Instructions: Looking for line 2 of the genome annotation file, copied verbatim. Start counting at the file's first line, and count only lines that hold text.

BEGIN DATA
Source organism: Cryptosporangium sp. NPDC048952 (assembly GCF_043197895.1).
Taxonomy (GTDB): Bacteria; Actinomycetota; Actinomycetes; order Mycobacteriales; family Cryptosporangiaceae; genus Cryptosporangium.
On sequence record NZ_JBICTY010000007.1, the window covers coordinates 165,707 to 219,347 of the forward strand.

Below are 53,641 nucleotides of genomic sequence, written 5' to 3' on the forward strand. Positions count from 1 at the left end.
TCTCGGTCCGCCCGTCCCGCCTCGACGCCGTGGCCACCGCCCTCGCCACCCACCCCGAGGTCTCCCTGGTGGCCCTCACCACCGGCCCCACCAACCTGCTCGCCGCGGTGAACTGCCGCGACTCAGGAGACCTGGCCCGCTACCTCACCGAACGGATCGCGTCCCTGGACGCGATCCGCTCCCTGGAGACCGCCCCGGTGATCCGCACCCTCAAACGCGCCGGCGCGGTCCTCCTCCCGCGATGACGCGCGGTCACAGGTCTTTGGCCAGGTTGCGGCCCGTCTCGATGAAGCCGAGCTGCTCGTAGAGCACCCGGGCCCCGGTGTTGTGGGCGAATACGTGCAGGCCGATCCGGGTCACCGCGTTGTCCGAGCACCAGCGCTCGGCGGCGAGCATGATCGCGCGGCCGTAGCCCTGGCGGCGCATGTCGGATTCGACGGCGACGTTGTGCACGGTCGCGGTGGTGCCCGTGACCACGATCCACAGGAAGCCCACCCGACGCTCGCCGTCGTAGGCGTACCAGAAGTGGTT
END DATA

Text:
Taxonomy (GTDB): Bacteria; Actinomycetota; Actinomycetes; order Mycobacteriales; family Cryptosporangiaceae; genus Cryptosporangium.